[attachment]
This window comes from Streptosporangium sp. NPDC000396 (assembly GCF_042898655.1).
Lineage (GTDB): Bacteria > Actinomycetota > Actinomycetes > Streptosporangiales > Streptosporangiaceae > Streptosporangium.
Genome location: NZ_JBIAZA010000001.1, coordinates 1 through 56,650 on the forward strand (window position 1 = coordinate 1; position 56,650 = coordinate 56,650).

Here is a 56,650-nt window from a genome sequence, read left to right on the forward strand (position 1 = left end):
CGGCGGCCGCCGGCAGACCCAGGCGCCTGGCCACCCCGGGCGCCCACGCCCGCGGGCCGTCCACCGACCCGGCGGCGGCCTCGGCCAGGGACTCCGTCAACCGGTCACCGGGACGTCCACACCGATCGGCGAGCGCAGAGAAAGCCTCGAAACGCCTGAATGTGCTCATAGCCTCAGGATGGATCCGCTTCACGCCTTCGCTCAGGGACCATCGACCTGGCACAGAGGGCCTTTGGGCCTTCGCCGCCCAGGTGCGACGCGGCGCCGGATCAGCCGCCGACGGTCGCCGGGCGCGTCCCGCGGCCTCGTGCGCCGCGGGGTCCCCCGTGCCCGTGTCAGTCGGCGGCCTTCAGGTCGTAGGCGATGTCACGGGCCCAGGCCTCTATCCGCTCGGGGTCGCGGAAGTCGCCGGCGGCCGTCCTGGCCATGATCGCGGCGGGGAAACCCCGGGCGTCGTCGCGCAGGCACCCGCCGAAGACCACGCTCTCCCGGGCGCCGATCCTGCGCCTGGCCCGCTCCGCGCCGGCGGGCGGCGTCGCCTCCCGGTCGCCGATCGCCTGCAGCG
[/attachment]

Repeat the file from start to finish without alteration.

This window comes from Streptosporangium sp. NPDC000396 (assembly GCF_042898655.1).
Lineage (GTDB): Bacteria > Actinomycetota > Actinomycetes > Streptosporangiales > Streptosporangiaceae > Streptosporangium.
Genome location: NZ_JBIAZA010000001.1, coordinates 1 through 56,650 on the forward strand (window position 1 = coordinate 1; position 56,650 = coordinate 56,650).

Here is a 56,650-nt window from a genome sequence, read left to right on the forward strand (position 1 = left end):
CGGCGGCCGCCGGCAGACCCAGGCGCCTGGCCACCCCGGGCGCCCACGCCCGCGGGCCGTCCACCGACCCGGCGGCGGCCTCGGCCAGGGACTCCGTCAACCGGTCACCGGGACGTCCACACCGATCGGCGAGCGCAGAGAAAGCCTCGAAACGCCTGAATGTGCTCATAGCCTCAGGATGGATCCGCTTCACGCCTTCGCTCAGGGACCATCGACCTGGCACAGAGGGCCTTTGGGCCTTCGCCGCCCAGGTGCGACGCGGCGCCGGATCAGCCGCCGACGGTCGCCGGGCGCGTCCCGCGGCCTCGTGCGCCGCGGGGTCCCCCGTGCCCGTGTCAGTCGGCGGCCTTCAGGTCGTAGGCGATGTCACGGGCCCAGGCCTCTATCCGCTCGGGGTCGCGGAAGTCGCCGGCGGCCGTCCTGGCCATGATCGCGGCGGGGAAACCCCGGGCGTCGTCGCGCAGGCACCCGCCGAAGACCACGCTCTCCCGGGCGCCGATCCTGCGCCTGGCCCGCTCCGCGCCGGCGGGCGGCGTCGCCTCCCGGTCGCCGATCGCCTGCAGCG